By contrast, when a child’s caretakers are inconsistent in their presence, caring, and nurturance, she will develop an insecure attachment style as an adult. This is reflected by an intense desire for connection and–even when it is achieved–great anxiety that it will end. Additionally, an individual may develop an avoidant insecure attachment style, one that is marked by avoiding closeness and connection.

I’ve observed in my practice that many adults who have experienced an insecure attachment style are more prone to anger. They often lack the capacity for self-soothing characterized by individuals who have developed in the context of more secure attachment interactions. Children who are secure are able to more easily separate to be on their own and explore their world. They can be more independent, self-soothing and regulating. These capacities derive from the early secure relationship that fostered trust, security and through early calming interactions, the physiological capacity for greater self-soothing.

As such, this study emphasizes that effective discipline “does not threaten, and preferably strengthens, the parent-child bond, thereby increasing each person’s capacity for more successful attachments more generally." (2019) With regard to the use of discipline, using time-out should parallel daily interactions that foster secure attachment.

Understanding time-out through the lens of self- and emotional regulation

Consistent with the ultimate goal of healthy emotional development, discipline in general, and the use of time-out specifically, should address and strengthen a child’s capacity to pause rather than react to his or her experiences. This capacity entails building self-control, that includes behavioral regulation and emotional regulation, both of which require skills in self-soothing.

Toward achieving this outcome, the methods of discipline in general, and time-out approaches should enhance a child’s capacity for self-regulation. In effect, such practices support the strengthening the cognitive skills for such regulation. As I like to say, such approaches help children to strengthen the ability of their thinking brain to override the tendencies of their emotional brain.

Understanding time-out through the lens of family and systems theory

Finally, the findings of the study reviewed here, emphasize that discipline should be consistent with the values and morals of the family and culture. This context offers greater input in determining that such discipline is fair, reasonable and acceptable.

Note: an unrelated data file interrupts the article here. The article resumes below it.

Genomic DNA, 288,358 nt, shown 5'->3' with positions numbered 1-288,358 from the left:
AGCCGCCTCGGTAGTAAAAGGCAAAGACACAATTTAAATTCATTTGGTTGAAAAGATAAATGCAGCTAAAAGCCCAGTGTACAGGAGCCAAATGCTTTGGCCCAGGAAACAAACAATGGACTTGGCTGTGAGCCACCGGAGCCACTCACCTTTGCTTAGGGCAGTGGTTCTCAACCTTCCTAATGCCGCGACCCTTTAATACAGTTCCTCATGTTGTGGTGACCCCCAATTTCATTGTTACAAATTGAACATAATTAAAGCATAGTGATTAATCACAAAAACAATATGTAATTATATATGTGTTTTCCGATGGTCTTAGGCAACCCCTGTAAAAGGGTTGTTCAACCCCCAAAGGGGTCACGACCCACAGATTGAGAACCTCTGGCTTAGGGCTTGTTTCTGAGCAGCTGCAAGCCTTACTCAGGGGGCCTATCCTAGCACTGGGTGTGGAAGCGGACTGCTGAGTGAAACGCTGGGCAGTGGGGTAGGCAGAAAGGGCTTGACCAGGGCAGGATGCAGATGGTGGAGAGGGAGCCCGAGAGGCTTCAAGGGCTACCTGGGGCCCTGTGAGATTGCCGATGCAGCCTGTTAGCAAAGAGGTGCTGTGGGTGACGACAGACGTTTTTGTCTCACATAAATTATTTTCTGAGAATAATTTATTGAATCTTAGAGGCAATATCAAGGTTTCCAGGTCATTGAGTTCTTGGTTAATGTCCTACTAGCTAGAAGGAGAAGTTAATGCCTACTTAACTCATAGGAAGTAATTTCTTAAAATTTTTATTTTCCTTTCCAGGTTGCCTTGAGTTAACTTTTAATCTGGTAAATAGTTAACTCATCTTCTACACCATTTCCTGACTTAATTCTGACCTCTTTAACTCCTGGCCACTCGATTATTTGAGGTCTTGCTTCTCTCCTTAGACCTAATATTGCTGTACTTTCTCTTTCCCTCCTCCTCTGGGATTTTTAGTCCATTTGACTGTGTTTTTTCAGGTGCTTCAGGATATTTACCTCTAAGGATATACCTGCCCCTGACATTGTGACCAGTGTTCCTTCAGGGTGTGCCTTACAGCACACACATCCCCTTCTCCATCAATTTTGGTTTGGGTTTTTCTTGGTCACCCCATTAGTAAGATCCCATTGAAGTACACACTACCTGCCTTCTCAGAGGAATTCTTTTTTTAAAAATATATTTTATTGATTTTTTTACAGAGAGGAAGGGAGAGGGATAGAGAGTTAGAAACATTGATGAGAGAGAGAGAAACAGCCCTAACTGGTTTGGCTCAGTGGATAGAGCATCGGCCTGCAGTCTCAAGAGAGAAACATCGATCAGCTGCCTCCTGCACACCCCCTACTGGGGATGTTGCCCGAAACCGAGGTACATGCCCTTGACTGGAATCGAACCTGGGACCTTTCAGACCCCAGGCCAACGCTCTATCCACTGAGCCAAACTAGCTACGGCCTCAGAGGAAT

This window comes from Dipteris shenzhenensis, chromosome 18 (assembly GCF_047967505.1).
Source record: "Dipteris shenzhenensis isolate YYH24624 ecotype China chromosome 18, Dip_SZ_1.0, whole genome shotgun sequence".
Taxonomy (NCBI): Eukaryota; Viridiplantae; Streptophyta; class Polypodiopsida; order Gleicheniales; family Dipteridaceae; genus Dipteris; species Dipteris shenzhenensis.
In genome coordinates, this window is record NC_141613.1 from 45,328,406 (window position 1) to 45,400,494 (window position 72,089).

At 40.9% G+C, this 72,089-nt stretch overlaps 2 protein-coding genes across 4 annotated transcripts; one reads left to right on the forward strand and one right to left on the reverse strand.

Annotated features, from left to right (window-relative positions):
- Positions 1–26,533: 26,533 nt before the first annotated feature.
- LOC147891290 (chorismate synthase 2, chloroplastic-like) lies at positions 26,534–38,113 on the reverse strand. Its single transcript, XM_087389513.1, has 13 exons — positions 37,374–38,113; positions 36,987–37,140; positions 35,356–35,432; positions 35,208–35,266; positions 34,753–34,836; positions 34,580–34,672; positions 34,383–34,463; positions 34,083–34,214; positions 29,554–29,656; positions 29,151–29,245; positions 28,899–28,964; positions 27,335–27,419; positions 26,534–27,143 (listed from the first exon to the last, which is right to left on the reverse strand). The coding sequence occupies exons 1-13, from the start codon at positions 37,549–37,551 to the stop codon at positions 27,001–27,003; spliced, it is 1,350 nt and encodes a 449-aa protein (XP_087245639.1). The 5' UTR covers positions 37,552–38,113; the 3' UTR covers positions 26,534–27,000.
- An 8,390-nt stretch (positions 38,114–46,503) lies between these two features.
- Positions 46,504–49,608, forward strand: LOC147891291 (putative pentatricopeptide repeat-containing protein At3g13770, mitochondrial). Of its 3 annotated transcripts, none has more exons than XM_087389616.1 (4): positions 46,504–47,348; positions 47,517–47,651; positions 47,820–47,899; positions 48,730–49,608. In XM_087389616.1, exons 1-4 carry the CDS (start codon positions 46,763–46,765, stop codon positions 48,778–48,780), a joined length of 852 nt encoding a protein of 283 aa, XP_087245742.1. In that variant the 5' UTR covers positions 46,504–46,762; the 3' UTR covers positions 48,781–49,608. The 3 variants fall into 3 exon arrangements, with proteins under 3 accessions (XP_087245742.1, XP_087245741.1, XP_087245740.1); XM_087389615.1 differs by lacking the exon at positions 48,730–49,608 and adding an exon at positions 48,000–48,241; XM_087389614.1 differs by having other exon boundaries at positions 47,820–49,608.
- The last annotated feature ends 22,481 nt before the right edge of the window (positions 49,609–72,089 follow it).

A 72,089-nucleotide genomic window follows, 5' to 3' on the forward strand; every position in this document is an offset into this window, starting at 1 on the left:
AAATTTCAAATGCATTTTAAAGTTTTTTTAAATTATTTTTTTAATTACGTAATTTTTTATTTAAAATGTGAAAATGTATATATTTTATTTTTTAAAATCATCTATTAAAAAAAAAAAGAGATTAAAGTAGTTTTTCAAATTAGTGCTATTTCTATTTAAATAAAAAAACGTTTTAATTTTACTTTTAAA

Implications for constructive guidelines for the use of time-out

The following are some key guidelines supported by the above concerns in an effort to enhance a child’s positive mental health:

1. Time-out should be used to address behaviors over which a child has control and not behaviors that derive from a lack of ability to perform an action, lack of understanding, mistakes or fear.

2. The effectiveness of the time-out should be assessed in terms of its success in reducing problem behaviors.

3. Parental implementation of time out should reflect a positive role model of calm and attached-secure interaction.

4. Time-out should be viewed as part of a larger emphasis on promoting a warm and rewarding relationship that helps a child to identify positive behaviors in lieu of problem behaviors.

5. The use of time-out should reflect attention toward supporting a healthy secure attachment in which the child is helped to feel safe, valued and loved.

6. The child’s demonstration of self-soothing should be a determining factor for terminating the time-out.

7. Discipline strategies should focus on improving a child’s capacity for regulating his behavior and emotions. This calls for teaching a child specific skills in self-soothing.

8. The child should be informed of the very specific behaviors that are deemed problematic or inappropriate.

9. The use of time-out should reflect the family and cultural values, and

10. Time-out should be equally and similarly practiced with all children within a family and also relevant to their development levels.


Parenting is a daunting challenge. As such it makes perfect sense that many parents might practice the use of time out in the same manner reported by Mrs. Lane. It is easy and reactive but limited and even detrimental in its impact. As such, we should be extremely grateful for the guidelines identified by the above study. They address the larger picture surrounding the complexity of using time-out. In doing so, they offer parents meaningful and constructive approaches for helping to enhance a child’s positive emotional well-being. These require reflection and commitment and, in the long term, further help to strengthen parents' connections with their children.


Dadds, M. and Tully, L. (2019). What is it discipline a child: What should it be? A reanalysis of a time-out from the perspective of child mental health, attachment and trauma. American Psychologist, Vol. 74(7), 798-808.

Brennan, K., Clark, C., and Shaver, P. (1998). Self-report measurement of adult attachment: An integrative overview. In J. Simpson and W. Rholes (Eds.) Attachment theory and close relationships. New York: Guilford Press.